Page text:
Other analysts were happy with everything the Cupertino tech gaint presented Tuesday, with Apple bulls Brian White of Topeka and Gene Munster of Piper Jaffray unsurprisingly praising the new product. And most analysts, even those who were disappointed with the price, believe it will be a hit with consumers nonetheless.
"We believe that the iPad will do particularly well as a holiday present and as an educational device," Jefferies analyst Peter Misek said.
Investors did not seem pleased with Apple's announcements, as Apple's stock gave up most of Monday's gains. Before the event began, Apple stock fell about 1 percent as the markets fell overall, but shares took a beating after the event ended and closed at $613.36, a daily decline of 3.3 percent.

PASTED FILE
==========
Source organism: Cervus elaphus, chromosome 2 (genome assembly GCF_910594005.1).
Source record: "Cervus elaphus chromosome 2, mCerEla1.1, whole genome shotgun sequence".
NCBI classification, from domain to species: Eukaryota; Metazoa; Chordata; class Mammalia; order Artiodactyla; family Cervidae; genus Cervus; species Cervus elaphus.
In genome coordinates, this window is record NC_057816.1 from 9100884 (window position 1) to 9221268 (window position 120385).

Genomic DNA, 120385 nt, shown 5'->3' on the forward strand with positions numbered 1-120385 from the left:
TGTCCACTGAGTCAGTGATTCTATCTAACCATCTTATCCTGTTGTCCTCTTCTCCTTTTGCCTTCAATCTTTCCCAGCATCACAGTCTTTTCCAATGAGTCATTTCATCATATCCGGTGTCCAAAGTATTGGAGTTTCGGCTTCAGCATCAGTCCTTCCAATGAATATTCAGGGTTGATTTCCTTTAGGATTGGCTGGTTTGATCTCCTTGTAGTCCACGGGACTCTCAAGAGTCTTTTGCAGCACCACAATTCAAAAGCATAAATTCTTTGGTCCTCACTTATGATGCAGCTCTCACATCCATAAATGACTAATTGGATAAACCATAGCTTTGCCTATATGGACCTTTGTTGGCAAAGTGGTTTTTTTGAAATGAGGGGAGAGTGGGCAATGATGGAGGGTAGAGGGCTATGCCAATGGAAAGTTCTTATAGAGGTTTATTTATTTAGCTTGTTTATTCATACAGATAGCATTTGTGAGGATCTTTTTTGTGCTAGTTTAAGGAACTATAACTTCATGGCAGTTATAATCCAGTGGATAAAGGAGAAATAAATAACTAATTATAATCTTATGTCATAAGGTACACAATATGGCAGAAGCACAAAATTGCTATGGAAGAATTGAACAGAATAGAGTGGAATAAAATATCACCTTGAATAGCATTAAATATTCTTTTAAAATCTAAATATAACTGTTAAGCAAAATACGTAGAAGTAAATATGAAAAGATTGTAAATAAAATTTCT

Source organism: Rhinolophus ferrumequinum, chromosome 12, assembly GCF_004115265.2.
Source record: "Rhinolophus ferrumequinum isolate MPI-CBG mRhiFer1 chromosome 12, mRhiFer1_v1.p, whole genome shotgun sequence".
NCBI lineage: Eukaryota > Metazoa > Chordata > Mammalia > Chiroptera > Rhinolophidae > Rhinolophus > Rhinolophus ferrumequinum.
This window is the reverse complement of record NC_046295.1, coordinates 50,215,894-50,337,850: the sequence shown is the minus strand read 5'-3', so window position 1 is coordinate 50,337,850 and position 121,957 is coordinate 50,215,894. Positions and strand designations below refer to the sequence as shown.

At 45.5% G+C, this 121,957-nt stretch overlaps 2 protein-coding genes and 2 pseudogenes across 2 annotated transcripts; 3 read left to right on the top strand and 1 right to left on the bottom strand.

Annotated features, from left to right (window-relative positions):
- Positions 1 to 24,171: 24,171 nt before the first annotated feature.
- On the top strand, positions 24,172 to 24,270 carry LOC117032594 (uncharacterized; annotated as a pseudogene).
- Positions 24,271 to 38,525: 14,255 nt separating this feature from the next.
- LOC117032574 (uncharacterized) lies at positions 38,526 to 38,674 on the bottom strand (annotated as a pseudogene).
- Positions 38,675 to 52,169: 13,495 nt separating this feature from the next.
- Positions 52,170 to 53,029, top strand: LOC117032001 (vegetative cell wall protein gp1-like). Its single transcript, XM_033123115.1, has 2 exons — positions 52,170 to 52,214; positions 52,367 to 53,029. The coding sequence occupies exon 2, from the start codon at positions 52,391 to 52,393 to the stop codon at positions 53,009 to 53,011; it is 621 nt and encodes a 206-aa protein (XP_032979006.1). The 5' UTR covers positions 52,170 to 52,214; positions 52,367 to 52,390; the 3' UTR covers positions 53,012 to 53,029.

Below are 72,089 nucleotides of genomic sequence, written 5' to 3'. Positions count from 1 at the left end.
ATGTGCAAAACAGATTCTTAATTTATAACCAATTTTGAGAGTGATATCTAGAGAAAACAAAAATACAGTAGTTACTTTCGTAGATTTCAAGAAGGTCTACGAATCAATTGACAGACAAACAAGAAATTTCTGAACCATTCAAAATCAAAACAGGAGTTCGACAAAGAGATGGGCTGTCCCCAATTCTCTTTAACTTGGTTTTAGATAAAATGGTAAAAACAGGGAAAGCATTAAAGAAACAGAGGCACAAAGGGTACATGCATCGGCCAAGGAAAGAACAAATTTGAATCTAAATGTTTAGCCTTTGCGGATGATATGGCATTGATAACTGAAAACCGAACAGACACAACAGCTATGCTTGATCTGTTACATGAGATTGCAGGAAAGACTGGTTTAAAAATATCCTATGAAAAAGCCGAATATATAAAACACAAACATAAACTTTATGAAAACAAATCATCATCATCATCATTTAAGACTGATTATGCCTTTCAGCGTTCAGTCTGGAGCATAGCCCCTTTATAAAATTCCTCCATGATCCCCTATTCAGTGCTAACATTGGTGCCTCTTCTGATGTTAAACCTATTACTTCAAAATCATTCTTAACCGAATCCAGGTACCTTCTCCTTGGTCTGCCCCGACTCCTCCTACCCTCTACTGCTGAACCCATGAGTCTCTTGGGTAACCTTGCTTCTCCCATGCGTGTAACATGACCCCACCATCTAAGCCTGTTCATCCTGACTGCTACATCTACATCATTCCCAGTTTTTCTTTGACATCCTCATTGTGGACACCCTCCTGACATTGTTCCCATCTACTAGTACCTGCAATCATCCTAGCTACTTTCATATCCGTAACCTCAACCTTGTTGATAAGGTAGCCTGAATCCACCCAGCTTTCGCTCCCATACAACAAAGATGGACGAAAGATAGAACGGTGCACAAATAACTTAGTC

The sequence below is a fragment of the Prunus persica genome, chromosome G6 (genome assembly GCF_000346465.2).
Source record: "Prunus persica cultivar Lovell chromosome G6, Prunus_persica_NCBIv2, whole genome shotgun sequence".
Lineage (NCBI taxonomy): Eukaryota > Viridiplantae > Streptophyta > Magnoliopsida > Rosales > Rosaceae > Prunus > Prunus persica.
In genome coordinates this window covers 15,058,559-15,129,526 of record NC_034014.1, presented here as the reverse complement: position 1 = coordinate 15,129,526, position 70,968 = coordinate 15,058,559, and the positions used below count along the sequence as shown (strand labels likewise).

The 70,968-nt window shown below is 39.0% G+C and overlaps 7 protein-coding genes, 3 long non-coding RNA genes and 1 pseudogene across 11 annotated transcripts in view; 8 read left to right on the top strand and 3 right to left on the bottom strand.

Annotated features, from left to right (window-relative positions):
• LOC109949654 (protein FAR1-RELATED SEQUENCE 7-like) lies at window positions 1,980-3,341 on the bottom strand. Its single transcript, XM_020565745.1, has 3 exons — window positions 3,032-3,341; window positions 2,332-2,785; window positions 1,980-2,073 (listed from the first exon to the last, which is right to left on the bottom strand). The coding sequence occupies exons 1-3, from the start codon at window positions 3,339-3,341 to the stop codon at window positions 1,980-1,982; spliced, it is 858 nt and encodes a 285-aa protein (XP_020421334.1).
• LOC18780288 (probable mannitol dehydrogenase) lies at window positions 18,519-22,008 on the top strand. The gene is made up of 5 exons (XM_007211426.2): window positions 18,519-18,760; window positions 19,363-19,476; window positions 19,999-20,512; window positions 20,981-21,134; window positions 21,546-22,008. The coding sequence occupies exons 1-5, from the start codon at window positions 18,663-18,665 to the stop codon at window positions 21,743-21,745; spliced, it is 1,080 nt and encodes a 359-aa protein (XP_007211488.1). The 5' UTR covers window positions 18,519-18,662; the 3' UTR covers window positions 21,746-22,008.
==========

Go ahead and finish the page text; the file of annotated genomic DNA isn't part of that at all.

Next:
Facebook succeeds, Netflix flops in busy day for valley tech earnings
Tuesday was Silicon Valley's busiest day yet in the earnings season, as four prominent companies in the Bay Area reported financial results for the fiscal third quarter.
At the forefront was Facebook, offering its second report as a public company after seeing its stock decline almost 50 percent since its record-breaking initial public offering in May. The Menlo Park social network managed to exceed Wall Street's lowered expectations, reporting a profit of 12 cents a share excluding one-time charges, on revenue of $1.26 billion. Analysts expected earnings of 11 cents a share on that basis, on revenue of $1.23 billion, according to Thomson Reuters.
Facebook stock shot higher in after-hours trading following the release of the results, as analysts praised the company's performance in the mobile sphere, a glaring weakness for the company durintg and since its IPO.
"Advertising revenue from mobile was the number that really stood out," Sterne, Agee & Leach analyst Arvind Bhatia told Reuters. "They are saying mobile ad revenue was 14 percent of total ad revenue. That would be about $140 million and I was expecting $40 or $50 million from this."